Principle of a pinhole camera. Light rays from an object pass through a small hole to form an image.
Holes in the leaf canopy project images of a solar eclipse on the ground.
A home-made pinhole camera (on the left), wrapped in black plastic to prevent light leaks, and related developing supplies.
A pinhole camera is a simple camera without a lens and with a single small aperture — effectively a light-proof box with a small hole in one side. Light from a scene passes through this single point and projects an inverted image on the opposite side of the box. The human eye in bright light acts similarly, as do cameras using small apertures.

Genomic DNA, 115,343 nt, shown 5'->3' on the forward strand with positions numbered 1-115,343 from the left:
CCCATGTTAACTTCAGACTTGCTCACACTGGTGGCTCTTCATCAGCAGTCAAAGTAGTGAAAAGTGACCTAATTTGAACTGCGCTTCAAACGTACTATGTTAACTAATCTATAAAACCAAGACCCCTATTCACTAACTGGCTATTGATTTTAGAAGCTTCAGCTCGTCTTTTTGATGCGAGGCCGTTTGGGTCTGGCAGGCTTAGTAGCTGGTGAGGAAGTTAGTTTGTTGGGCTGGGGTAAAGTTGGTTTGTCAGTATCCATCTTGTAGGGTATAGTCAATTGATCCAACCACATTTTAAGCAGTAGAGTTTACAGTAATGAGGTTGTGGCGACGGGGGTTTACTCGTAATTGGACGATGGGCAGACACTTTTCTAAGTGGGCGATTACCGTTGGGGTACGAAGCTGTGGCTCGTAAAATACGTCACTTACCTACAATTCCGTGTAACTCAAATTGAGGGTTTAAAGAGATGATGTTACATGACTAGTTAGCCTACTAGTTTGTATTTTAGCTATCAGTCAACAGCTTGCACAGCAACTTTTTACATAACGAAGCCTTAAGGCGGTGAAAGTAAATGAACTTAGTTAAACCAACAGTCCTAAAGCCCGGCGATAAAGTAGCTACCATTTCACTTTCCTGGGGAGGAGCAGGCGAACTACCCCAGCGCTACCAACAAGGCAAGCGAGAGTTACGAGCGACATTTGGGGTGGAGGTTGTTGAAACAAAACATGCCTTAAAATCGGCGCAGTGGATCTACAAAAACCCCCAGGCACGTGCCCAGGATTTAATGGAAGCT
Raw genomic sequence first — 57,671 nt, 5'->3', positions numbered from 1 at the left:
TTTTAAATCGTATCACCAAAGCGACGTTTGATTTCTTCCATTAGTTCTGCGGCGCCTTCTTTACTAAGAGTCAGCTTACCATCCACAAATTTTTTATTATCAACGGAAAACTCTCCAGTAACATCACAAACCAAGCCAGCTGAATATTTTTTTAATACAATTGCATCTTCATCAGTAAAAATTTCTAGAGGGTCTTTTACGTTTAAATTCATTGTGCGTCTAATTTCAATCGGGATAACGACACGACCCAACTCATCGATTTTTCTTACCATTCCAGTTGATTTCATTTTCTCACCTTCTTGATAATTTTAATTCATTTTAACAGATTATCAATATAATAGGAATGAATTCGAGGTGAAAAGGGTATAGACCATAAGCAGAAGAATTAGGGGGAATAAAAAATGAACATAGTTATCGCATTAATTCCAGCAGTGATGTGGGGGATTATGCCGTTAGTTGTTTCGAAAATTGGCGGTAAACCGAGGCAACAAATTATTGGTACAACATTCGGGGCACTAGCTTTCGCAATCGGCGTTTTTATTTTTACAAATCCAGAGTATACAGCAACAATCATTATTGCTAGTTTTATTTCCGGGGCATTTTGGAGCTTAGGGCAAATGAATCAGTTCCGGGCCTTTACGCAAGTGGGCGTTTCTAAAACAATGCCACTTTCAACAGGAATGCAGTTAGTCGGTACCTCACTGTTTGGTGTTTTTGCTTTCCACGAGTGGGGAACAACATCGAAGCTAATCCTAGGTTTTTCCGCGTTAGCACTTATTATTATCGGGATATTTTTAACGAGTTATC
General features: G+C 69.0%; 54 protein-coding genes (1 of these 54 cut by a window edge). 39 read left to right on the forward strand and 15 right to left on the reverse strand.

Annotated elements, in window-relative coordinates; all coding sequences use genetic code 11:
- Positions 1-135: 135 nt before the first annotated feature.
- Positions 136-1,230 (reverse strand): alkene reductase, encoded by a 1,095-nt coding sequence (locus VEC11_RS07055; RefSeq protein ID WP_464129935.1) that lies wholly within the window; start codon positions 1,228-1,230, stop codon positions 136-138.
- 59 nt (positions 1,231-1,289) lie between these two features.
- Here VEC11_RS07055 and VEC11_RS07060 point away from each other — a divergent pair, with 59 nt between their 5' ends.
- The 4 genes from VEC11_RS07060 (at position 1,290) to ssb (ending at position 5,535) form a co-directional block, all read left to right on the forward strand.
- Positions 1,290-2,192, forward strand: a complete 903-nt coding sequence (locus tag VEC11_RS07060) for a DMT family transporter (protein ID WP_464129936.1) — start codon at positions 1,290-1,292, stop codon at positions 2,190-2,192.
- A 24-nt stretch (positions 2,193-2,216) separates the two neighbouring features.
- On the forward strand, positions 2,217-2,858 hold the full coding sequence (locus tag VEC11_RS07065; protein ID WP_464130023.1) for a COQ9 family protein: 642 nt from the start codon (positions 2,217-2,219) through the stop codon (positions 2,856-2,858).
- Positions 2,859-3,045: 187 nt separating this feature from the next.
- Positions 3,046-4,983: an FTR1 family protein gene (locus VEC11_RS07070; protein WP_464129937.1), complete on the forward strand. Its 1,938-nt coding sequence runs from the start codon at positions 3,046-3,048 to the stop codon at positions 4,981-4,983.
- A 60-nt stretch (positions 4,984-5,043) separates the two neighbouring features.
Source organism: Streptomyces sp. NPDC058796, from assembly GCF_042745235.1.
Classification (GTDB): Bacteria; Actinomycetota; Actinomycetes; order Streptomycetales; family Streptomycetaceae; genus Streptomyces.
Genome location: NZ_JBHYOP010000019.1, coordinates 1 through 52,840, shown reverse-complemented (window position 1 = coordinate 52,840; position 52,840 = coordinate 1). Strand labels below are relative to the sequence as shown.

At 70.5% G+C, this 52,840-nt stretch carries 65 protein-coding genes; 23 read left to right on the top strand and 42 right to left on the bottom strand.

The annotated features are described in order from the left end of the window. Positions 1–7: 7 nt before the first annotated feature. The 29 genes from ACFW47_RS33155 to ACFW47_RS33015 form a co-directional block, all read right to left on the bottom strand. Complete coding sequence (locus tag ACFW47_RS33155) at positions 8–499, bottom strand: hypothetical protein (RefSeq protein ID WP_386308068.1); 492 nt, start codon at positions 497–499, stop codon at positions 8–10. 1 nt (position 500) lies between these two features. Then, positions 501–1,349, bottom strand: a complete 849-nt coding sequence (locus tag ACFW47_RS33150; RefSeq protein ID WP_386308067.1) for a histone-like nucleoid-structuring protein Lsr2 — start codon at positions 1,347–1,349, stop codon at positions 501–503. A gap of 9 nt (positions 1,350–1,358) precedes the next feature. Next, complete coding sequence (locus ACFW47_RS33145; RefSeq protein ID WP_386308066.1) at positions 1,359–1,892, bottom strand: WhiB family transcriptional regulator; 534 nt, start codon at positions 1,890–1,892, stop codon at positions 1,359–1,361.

Up to a certain point, the smaller the hole, the sharper the image, but the dimmer the projected image. Optimally, the size of the aperture should be 1/100 or less of the distance between it and the projected image.
A pinhole camera's shutter is usually manually operated because of the lengthy exposure times, and consists of a flap of some light-proof material to cover and uncover the pinhole. Typical exposures range from 5 seconds to hours and sometimes days.
A common use of the pinhole camera is to capture the movement of the sun over a long period of time. This type of photography is called Solargraphy.
The image may be projected onto a translucent screen for real-time viewing (popular for observing solar eclipses; see also camera obscura), or can expose film or a charge coupled device (CCD).
Pinhole cameras with CCDs are often used for surveillance because they are difficult to detect.
Through the Eye of a (Sewing) Needle
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